From the cow to the bottle

Lahmers family opens Buckeye Country Creamery

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Buckeye Creamery sign
One of the ways the Lahmers family, in Ashland, Ohio, is setting their new creamery apart from others is by offering A2 milk and A2 dairy products. Some believe that A2 milk can reduce the effects of lactose intolerance, making the milk easier to digest. Buckeye Country Creamery hopes to serve a niche market by providing this type of milk. (Catie Noyes photos)

ASHLAND, Ohio — It has been a family project two years in the making, but Buckeye Country Creamery officially opened to the public in early October during the Ashland County farm tour. And just hours before its grand opening, the Lahmers family awaited final approval to sell their own milk bottled right on the farm.

It was a challenging two-year process, said owner Marcia Lahmers, learning a separate set of regulations to maintain the creamery and the dairy, and learning to prepare all the dairy products they intend to sell. While dairying is a strong suit of the Lahmers family, dairy processing was a new adventure.

The dairy farm

Marcia and Tom Lahmers started the family dairy when they moved to Ashland, Ohio, in 1988. With the help of their children, Matt Lahmers, Christy Hulse — who each have families of their own now — and Michele Lahmers, Lahmers Dairy Farm is a true family affair, said Marcia. Christy manages the dairy herd, milking around 100 head of cows that are a mix of Holstein, Brown Swiss and some Jersey cattle, while Tom and Matt can usually be found working the land. Michele took a job off the farm with Cargill, but serves as the dairy’s nutritionist.

The Lahmers farm 500 acres of hay, corn and soybeans that mostly go toward feed for the dairy herd. Marcia, Christy’s husband, Joel, and Matt’s wife, Heather, have taken the lead when it comes to the creamery, although it requires all hands on deck at times.

Bottling milk at Buckeye Creamery
Heather Lahmers bottles milk at Buckeye Country Creamery. Starting a creamery has been a learning experience for all members of the Lahmers family, but everyone is finding their place when it comes to helping out on the farm.

Making a creamery

“We didn’t know anything about this,” said Heather Lahmers, explaining the family had to learn everything about bottling milk and making ice cream, cheese and yogurt products.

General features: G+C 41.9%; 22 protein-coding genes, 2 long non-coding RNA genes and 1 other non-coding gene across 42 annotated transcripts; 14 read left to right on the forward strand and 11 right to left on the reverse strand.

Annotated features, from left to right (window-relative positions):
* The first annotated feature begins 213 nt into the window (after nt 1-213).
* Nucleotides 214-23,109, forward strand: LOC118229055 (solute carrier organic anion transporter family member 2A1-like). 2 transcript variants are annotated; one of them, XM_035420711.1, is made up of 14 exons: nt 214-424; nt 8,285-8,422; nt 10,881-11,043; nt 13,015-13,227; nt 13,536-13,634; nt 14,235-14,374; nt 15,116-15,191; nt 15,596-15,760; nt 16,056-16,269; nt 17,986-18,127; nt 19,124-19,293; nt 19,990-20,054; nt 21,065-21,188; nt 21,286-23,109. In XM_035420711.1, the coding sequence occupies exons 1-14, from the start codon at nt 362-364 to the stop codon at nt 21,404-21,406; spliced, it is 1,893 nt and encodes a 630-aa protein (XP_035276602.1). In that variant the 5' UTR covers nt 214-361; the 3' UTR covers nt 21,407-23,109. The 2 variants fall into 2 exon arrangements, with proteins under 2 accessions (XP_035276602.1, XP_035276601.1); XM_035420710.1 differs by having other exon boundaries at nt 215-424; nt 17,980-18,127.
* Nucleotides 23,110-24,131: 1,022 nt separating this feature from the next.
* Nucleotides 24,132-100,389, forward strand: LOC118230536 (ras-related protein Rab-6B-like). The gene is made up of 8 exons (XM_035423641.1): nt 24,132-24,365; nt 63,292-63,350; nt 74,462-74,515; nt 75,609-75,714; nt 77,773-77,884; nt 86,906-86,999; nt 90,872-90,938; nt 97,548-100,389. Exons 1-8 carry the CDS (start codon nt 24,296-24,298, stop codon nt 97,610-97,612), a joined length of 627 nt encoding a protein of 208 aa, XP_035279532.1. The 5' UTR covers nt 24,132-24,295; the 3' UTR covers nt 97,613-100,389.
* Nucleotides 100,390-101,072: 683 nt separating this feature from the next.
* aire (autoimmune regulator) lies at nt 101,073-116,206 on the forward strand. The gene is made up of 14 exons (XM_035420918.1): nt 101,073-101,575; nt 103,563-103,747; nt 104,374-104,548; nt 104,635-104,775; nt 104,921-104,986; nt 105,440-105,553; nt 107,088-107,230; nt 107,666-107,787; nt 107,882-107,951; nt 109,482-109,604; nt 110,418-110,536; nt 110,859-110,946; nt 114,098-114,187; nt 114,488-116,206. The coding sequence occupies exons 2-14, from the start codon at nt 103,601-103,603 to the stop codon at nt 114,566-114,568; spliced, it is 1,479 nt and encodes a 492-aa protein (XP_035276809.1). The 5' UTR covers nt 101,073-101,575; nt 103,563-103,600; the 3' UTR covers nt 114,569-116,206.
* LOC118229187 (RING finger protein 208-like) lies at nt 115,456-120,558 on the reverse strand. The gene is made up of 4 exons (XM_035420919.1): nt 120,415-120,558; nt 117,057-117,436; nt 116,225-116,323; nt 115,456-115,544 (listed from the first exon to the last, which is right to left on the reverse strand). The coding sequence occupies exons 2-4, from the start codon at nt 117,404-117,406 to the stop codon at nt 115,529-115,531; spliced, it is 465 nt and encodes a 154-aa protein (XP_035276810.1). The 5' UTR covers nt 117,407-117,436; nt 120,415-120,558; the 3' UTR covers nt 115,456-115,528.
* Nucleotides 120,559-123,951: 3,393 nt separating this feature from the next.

“We visited with 14 different farms, just getting ideas on setup and the best way for marketing our own product,” said Joel Hulse. For two years, the family has been making milk a couple gallons at a time, playing around with different recipes in the family kitchen, he said.

And they’ve gone from two gallons in the kitchen to a 300-gallon pasteurizing tank in the new creamery. The creamery can store around 600-900 gallons of milk before it is bottled for consumers.

Along with a standard white milk in whole and 2 percent offerings, Buckeye Country Creamery also offers chocolate milk and will soon be adding more flavors like strawberry and a flavor of the week to its inventory.

A2 milk

What makes them different from other dairies that bottle their own milk? Marcia said they are focusing on providing A2 milk along with traditional A1 milk. A1 and A2 beta caseins are naturally occurring proteins found in milk. A2 milk contains only the A2 variant, which is believed by some to reduce the effects of lactose intolerance compared to milk containing both caseins.

Related: Myths and facts of A2 milk trend

A small group of cows on the Lahmers farm have been tested for the A2 protein and will be bred specifically to provide this type of milk. Marcia said they will eventually provide other dairy products specifically with A2 milk.

Checking the pasturizer
Joel Hulse checks the 300-gallon pasteurizer at Buckeye Country Creamery, in Ashland, Ohio.

Other products

Along with milk, Marcia said the creamery will provide ice cream, drinkable yogurt and eventually cheese. All of these products take time to develop and have required family members to take some classes. Joel said he attended six different cheese schools to learn the art of cheese making. Other products just require practice and learning by trial and error.

“Making ice cream is a lot harder than you would think,” said Heather. She said the challenge was in the freezing process. Christy has been working on perfecting the yogurt recipe by experimenting in her home kitchen.

As well as selling their product right of the farm (currently open Saturdays from 10 a.m.-6 p.m.), Marcia said there has been interest in wholesale from farm markets in Ashland, Holmes and Crawford counties.
“We’re all still finding our place,” said Marcia, as they iron out the kinks in this newest family endeavor. Michele has taken on some of the marketing tasks by creating a website and facebook page to share the story of Buckeye Creamery. “We’ve all helped wherever we are needed and it is truly a family affair.”

How to find them

  • Buckeye Country Creamery is located at 1698 state Route 511,
    Ashland.
  • Current hours on the farm are Saturdays, from 10 a.m.-6 p.m.
  • For more information visit here.

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